Los Angeles man charged with murder in fatal shootings of 3 sleeping homeless men, DA says
Dec 4, 2023, 4:22 PM
(Los Angeles County Sheriff's Department, handout, AP)
(CNN) — A suspect has been charged in the Los Angeles shooting deaths of three homeless men and one other person at his home in San Dimas, Los Angeles County District Attorney George Gascón announced Monday.
Jerrid Joseph Powell has been charged with four counts of murder, one count of residential robbery and one count of being a felon with a firearm. He also faces special circumstances including multiple murders and murder in the course of a robbery, according to a news release from the DA’s office.
[Previous update, published at 12:41 p.m.]
A Los Angeles man suspected of shooting to death three men last week as they slept — alone and unhoused — in the city is expected to appear in court Monday over another alleged killing.
Jerrid Joseph Powell, 33, was arrested Wednesday in connection with the fatal shooting of a man during a robbery in nearby San Dimas. Investigators using surveillance technology then linked him to the killings that same week of the three men in Los Angeles, the city’s Police Chief Michel Moore said.
Powell is due in court at 8:30 a.m. (11:30 a.m. ET). He is in detention pending the filing of criminal charges, police said in a news release Saturday.
The killings targeted some of the city’s most vulnerable residents as police believe the suspect walked up to the men and shot them as they slept on sidewalks or in alleys – one near Skid Row – in Los Angeles, home to one of the nation’s largest homeless populations. The spree prompted the city to deploy hundreds of workers and partners late last week to warn unhoused residents a killer was still on the loose.
The first killing happened around 3 a.m. Sunday, November 26, in an alley; the second occurred the next day shortly before 5 a.m.; and a third person was killed Wednesday around 2:30 a.m. The victims were two Hispanic men, ages 37 and 52, and a 62-year-old Black man, according to police.
Investigators have yet to identify a motive.
Powell was arrested Wednesday evening after the Beverly Hills Police Department conducted a vehicle stop and found he was driving a car connected to the killing Tuesday of Nicholas Simbolon, 42, in San Dimas, about 28 miles east of Los Angeles, police said.
Powell is accused of following Simbolon to his home, robbing the father of two inside his garage and fatally shooting him, according to the Los Angeles Sheriff’s Department. Officials do not believe Powell had any prior connection to Simbolon.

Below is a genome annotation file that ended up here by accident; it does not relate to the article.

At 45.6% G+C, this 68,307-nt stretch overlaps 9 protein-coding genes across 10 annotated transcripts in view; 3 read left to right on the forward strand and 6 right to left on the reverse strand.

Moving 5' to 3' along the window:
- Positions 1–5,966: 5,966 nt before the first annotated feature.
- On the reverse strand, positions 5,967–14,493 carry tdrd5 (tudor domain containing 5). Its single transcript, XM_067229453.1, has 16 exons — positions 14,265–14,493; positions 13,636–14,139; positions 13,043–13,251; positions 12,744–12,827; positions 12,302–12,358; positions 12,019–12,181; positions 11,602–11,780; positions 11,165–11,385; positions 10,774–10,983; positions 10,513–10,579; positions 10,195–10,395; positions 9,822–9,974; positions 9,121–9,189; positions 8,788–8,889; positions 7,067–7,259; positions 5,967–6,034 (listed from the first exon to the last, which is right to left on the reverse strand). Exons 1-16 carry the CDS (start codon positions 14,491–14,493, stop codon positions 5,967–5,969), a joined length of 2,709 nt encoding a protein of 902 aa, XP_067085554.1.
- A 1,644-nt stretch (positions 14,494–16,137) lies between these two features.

The vehicle used by the suspect in Simbolon’s killing is believed to be the same used in the killings of the three men in Los Angeles, and a firearm found inside the car has been connected to the three shootings using ballistic evidence, police said.
Authorities said Powell’s arrest was possible due to Beverly Hills’ automatic vehicle license plate scanners, a form of sophisticated policing technology that civil liberties advocates such as the ACLU have long warned poses privacy concerns. But “if we did not enter that plate into the system, this individual that we believe is responsible for at least four murders may have been out there and reoffended,” Los Angeles Sheriff Robert Luna said in a news conference Saturday, acknowledging criticism of the technology.
As authorities were still searching Friday for a suspect, Los Angeles Mayor Karen Bass’ office deployed more than 400 people from city departments, housing service providers and other regional agencies to warn unhoused people of the threat.
The mayor urged residents not to sleep alone on the city’s streets: “Seek shelter, seek services, stay together, seek support.”
“This is a killer who is preying on the unhoused,” Bass warned.
People experiencing homelessness in the city already face dangerous conditions every day, she said, noting four to five unhoused people die each day due to a range of causes, including violence.
California spent $17.5 billion between 2018 and 2022 trying to alleviate homelessness. The efforts included moving more than 1,300 unsheltered Los Angeles residents from the streets to motels. But during that same four-year time frame, the state’s homeless population grew.
Still, “the problem would be so much worse, absent these interventions,” said Jason Elliott, senior adviser on homelessness to Gov. Gavin Newsom. “And that’s not what people want to hear. I get it, we get it.”